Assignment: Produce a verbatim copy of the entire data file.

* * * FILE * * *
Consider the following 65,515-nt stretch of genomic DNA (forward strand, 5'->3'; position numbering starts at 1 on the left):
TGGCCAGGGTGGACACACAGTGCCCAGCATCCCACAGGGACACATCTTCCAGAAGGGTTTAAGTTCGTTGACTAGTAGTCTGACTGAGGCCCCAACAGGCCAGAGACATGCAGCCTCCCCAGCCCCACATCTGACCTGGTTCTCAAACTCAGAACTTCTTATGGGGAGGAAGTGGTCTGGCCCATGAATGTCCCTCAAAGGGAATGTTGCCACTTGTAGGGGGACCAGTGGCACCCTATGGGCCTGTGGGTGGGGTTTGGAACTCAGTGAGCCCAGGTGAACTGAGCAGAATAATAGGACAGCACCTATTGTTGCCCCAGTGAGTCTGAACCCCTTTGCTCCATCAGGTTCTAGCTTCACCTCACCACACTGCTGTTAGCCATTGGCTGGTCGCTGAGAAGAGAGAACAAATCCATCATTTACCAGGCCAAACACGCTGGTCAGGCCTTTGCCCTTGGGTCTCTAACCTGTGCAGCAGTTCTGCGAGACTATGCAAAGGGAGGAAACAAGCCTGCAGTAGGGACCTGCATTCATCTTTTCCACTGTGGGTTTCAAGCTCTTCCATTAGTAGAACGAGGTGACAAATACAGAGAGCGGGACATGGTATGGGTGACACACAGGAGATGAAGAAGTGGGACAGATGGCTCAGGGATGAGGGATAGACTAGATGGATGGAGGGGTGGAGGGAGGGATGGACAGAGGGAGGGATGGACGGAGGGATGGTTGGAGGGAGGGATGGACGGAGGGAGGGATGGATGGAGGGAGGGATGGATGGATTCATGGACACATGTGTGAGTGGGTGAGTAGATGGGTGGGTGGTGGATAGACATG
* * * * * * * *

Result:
Consider the following 65,515-nt stretch of genomic DNA (forward strand, 5'->3'; position numbering starts at 1 on the left):
TGGCCAGGGTGGACACACAGTGCCCAGCATCCCACAGGGACACATCTTCCAGAAGGGTTTAAGTTCGTTGACTAGTAGTCTGACTGAGGCCCCAACAGGCCAGAGACATGCAGCCTCCCCAGCCCCACATCTGACCTGGTTCTCAAACTCAGAACTTCTTATGGGGAGGAAGTGGTCTGGCCCATGAATGTCCCTCAAAGGGAATGTTGCCACTTGTAGGGGGACCAGTGGCACCCTATGGGCCTGTGGGTGGGGTTTGGAACTCAGTGAGCCCAGGTGAACTGAGCAGAATAATAGGACAGCACCTATTGTTGCCCCAGTGAGTCTGAACCCCTTTGCTCCATCAGGTTCTAGCTTCACCTCACCACACTGCTGTTAGCCATTGGCTGGTCGCTGAGAAGAGAGAACAAATCCATCATTTACCAGGCCAAACACGCTGGTCAGGCCTTTGCCCTTGGGTCTCTAACCTGTGCAGCAGTTCTGCGAGACTATGCAAAGGGAGGAAACAAGCCTGCAGTAGGGACCTGCATTCATCTTTTCCACTGTGGGTTTCAAGCTCTTCCATTAGTAGAACGAGGTGACAAATACAGAGAGCGGGACATGGTATGGGTGACACACAGGAGATGAAGAAGTGGGACAGATGGCTCAGGGATGAGGGATAGACTAGATGGATGGAGGGGTGGAGGGAGGGATGGACAGAGGGAGGGATGGACGGAGGGATGGTTGGAGGGAGGGATGGACGGAGGGAGGGATGGATGGAGGGAGGGATGGATGGATTCATGGACACATGTGTGAGTGGGTGAGTAGATGGGTGGGTGGTGGATAGACATG